House progressives on Tuesday urged Democratic leaders to pursue a multitrillion-dollar megabill that would join President Biden’s infrastructure and family plans together, as some members of the party have grown tired of the president’s efforts to negotiate with Republicans.
The letter to Speaker Nancy Pelosi (D., Calif.) and Senate Majority Leader Chuck Schumer (D., N.Y.), signed by 60 House Democrats, says a bill that merges Biden’s roughly $2 trillion infrastructure plan with his $1.8 trillion families plan would serve as a “single, ambitious package combining physical and social investments hand in hand.”
Republicans have signaled a willingness to get on board with an infrastructure deal that costs $800 billion at most, which progressives argue does not go far enough.
“They’re not being even players and we should just move on without them,” said Representative Ruben Gallego (D., Ariz.), a signatory of the letter, according to Politico.
He criticized the GOP’s $800 billion plan as an unserious “counting gimmick” and said it is “time to pull the trigger.”
Meanwhile, Representative Mark Pocan (D., Wis.) blasted the GOP’s counteroffer, calling it “ridiculous” and saying the Republicans’ list of proposals to fund it may as well have included a “bake sale” to help raise money.
“At what point do they seriously come to the table?” Pocan said. “If they don’t come to the table, it doesn’t mean we don’t serve the meal.”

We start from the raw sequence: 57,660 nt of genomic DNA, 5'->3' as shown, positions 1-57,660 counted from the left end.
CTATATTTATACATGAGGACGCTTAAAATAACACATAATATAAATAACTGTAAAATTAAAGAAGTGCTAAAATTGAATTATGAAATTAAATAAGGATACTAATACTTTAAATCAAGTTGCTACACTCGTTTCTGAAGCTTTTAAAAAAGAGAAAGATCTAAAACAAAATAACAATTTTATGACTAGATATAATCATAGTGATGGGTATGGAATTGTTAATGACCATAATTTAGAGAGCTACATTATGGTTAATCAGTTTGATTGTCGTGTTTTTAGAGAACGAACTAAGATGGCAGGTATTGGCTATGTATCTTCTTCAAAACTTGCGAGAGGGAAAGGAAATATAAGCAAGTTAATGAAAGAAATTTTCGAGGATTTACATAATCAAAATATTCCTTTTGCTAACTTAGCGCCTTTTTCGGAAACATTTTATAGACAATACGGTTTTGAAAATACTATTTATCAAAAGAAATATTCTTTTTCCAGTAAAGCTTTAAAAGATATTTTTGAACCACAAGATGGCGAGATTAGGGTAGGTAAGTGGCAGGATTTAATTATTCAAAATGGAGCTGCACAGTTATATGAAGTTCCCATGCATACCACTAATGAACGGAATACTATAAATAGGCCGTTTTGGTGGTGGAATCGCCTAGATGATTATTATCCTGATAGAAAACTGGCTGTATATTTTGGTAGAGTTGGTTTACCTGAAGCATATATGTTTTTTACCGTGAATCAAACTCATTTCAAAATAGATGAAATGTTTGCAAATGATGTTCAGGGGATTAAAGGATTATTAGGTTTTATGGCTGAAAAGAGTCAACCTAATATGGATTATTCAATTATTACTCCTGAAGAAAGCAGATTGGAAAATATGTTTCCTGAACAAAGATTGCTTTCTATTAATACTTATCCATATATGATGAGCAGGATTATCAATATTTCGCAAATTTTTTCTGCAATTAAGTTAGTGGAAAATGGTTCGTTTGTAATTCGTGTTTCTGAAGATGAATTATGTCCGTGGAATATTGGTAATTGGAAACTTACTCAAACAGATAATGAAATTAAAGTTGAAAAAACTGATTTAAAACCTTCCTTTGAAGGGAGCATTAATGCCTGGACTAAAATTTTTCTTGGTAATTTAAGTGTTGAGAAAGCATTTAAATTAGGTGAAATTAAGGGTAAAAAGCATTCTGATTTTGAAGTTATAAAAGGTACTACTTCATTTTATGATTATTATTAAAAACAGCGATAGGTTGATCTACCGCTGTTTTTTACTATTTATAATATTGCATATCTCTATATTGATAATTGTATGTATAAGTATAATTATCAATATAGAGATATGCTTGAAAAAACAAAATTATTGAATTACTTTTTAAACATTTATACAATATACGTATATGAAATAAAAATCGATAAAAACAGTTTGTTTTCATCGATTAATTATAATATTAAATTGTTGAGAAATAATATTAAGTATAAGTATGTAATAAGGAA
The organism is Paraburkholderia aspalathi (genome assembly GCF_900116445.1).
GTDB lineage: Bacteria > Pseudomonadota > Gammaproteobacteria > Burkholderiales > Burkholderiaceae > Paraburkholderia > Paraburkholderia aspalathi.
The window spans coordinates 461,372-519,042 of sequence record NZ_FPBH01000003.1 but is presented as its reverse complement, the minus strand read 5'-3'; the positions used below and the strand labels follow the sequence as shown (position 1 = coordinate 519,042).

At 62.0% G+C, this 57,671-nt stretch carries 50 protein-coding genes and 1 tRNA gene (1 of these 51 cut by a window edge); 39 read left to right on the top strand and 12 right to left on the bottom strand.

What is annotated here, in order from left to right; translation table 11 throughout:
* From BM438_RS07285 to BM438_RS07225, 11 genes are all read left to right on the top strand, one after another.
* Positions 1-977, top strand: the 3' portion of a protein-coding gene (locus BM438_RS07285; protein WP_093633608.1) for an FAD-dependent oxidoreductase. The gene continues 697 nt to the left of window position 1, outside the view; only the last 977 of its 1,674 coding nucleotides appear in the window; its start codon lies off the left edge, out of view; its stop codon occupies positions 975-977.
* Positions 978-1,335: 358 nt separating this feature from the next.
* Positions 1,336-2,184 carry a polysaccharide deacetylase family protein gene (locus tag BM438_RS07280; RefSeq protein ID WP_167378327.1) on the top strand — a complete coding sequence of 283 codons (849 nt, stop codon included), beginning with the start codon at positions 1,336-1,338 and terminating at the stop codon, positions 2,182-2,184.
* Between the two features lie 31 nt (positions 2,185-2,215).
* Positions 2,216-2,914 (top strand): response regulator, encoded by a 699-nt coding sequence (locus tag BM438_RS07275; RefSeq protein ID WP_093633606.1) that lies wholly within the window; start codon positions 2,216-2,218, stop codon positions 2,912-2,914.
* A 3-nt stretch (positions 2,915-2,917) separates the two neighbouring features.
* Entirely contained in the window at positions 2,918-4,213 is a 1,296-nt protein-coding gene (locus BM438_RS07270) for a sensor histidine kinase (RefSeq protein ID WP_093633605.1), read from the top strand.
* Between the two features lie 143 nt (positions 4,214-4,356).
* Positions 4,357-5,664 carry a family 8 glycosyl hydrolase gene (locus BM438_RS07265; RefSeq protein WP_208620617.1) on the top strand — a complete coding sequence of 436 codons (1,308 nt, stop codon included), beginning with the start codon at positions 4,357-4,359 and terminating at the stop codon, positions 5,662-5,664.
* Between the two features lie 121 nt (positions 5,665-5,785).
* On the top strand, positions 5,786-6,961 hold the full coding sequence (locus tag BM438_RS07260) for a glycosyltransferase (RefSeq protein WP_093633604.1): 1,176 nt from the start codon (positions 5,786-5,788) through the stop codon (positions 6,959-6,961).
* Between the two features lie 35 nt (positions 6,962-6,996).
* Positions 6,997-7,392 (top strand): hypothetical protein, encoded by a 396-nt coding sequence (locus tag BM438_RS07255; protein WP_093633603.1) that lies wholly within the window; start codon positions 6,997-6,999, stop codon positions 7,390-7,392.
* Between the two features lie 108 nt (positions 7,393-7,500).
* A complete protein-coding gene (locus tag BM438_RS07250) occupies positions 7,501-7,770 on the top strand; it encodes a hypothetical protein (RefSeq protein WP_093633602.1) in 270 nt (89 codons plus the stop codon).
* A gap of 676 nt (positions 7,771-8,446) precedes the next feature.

Progressive lawmakers have reportedly expressed concern that reaching a deal with Republicans on roads and bridges would cause them to miss out on a generational opportunity to expand paid family leave and child tax credits and to invest in green energy, according to the report.
Senator Kirsten Gillibrand (D., N.Y.) said the president should “absolutely not” continue talks with Republicans about a bipartisan infrastructure deal “because we might lose our coalition for human infrastructure.”
She said she’s “100 percent” in support of pushing through a multitrillion-dollar package without GOP support using budget reconciliation, which would allow Democrats to pass legislation in the Senate with just a simple majority.
“I do not think that the White House should relegate recovery to the judgment of Mitch McConnell because he will not function in good faith,” Gillibrand said. “So, I just think it’s a terrible political misstep.”
Yet as Senator Sheldon Whitehouse (D., R.I.) noted, while one joint bill “would be quicker and easier,” Democrats “don’t seem to have the votes for it” in the evenly divided Senate where every Democratic vote counts, even for passing legislation via budget reconciliation.
Negotiations between the president and Republicans have been slow-moving, with Senator Shelley Moore Capito (R., W. Va.) noting that a recent meeting between a half-dozen GOP senators, Commerce Secretary Gina Raimondo and Transportation Secretary Pete Buttigieg had made progress but “we still got a ways to go.”
Andrew Bates, a spokesman for Biden, said Biden “wants to see progress by Memorial Day” and added that inaction is not an option.
“The president is committed to investing in our middle class and our infrastructure, and is working with both parties — reaching across the aisle in good faith — to negotiate about achieving that,” Bates said.
While Pelosi and Schumer have remained on board with Biden’s bipartisanship goal, House liberals reportedly “fully expect” the pair will ultimately have to abandon negotiations to create a broader package without Republicans, according to the report.
“We ought to have a timely negotiation with the Republicans, but be prepared to go to reconciliation if we must,” Senate Majority Whip Dick Durbin (D., Ill.) said.